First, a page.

Call our Sales Team on 0208 912 2120

Inflation's cold breath

28th June 1974, Page 17
28th June 1974
Page 17
Page 17, 28th June 1974 — Inflation's cold breath
Noticed an error?
If you've noticed an error in this article please click here to report it so we can fix it.

Which of the following most accurately describes the problem?

If the 10 operators we approached in connection with the article on page 31 of this issue are typical — and there is no reason to assume that they are not -then many people in the road freight industry are living in blissful ignorance of the price increases which are about to hit them, or indeed are already hitting them unnoticed.

These are not the well-publicized increases in fuel or vehicle prices but a selection of the everyday items without which no transport business can operate — such as batteries, tyres and anti-freeze. And although they may indiNidually represent small proportions of total operating cost, taken in total they reveal a frightening escalation in basic outgoings. For instance, an operator replacing tyres, battery, sheets and ropes on a maximumweight artic can expect to spend nearly £500 more on these articles than he would have had to pay 12 months ago.

Earlier this month, the Road Haulage Association revealed that the CAPS scheme which it sponsors had recorded increases of between 17.5 and 20/ per cent in operating costs over the past 15 months. The way increases are rushing along now, that rate of inflation is soon going to look like financial stability.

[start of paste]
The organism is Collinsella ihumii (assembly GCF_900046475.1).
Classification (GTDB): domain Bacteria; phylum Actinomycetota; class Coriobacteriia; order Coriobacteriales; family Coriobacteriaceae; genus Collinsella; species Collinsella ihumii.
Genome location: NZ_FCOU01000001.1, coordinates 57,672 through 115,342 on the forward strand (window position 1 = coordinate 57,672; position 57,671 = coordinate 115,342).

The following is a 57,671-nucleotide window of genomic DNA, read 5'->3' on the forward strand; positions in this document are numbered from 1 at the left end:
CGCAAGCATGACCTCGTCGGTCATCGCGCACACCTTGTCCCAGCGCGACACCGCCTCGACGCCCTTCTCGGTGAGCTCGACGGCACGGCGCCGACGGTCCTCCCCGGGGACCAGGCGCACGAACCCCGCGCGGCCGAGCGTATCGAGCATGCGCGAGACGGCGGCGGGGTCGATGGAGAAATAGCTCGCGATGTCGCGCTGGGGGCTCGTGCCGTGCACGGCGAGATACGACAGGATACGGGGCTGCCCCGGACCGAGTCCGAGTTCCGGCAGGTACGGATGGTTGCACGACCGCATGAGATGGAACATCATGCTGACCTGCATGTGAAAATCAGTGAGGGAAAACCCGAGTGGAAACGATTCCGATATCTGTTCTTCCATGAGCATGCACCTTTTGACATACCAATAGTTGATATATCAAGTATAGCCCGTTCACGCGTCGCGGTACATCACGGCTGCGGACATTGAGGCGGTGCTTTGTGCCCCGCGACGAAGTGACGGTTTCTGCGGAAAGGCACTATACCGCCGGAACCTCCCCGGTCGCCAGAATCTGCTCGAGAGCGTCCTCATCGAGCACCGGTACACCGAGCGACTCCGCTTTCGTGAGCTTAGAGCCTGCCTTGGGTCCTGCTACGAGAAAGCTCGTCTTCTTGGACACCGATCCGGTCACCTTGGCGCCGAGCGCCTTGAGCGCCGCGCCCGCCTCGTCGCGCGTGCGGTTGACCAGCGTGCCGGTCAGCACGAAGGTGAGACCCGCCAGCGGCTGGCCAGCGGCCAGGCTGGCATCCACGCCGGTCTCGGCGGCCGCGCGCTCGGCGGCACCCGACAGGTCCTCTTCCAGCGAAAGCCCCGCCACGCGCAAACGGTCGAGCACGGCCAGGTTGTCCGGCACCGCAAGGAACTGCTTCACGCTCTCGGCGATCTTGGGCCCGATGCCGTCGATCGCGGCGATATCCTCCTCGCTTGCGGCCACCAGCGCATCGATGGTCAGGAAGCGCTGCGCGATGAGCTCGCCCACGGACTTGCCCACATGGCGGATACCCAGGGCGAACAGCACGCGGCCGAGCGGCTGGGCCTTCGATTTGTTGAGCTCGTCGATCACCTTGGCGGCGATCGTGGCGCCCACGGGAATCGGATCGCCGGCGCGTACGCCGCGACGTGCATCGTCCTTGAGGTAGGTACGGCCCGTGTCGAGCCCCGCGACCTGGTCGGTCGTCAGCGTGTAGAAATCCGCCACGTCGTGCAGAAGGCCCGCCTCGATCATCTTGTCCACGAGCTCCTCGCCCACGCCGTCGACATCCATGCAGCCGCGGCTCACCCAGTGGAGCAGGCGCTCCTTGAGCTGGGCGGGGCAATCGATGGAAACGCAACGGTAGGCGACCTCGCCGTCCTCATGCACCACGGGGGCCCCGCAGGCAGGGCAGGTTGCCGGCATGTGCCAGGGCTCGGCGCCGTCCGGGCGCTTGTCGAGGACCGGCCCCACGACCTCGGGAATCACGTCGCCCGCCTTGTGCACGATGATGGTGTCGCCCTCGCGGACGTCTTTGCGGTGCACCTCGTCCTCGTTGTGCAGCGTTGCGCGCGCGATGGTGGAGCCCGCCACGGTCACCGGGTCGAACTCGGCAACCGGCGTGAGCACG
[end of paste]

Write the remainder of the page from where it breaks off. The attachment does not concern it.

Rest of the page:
There is a statutory limit, under Phase 3, to the amounts which can be passed on in rate increases to the customer — a situation which places the own-account operator at an advantage, since his company has a product or service which can absorb at least part of the cost. But all operators need to maintain a pin sharp eye on invoices; shop around for acceptable alternatives that can save money; instil in every employee the need to treat equipment with greater care than ever— perhaps with the encouragement of a bonus; and see whether training schemes could result in reduced wear and tear. The present situation should logically bring new business for tyre retreaders, tarpaulin re-proofers and the like, and with prices rising so fast it would pay operators to check whether some items previously not regarded as worth repairing because of labour cost might now be economic to refurbish rather than replace.


Organisations: Road Haulage Association

comments powered by Disqus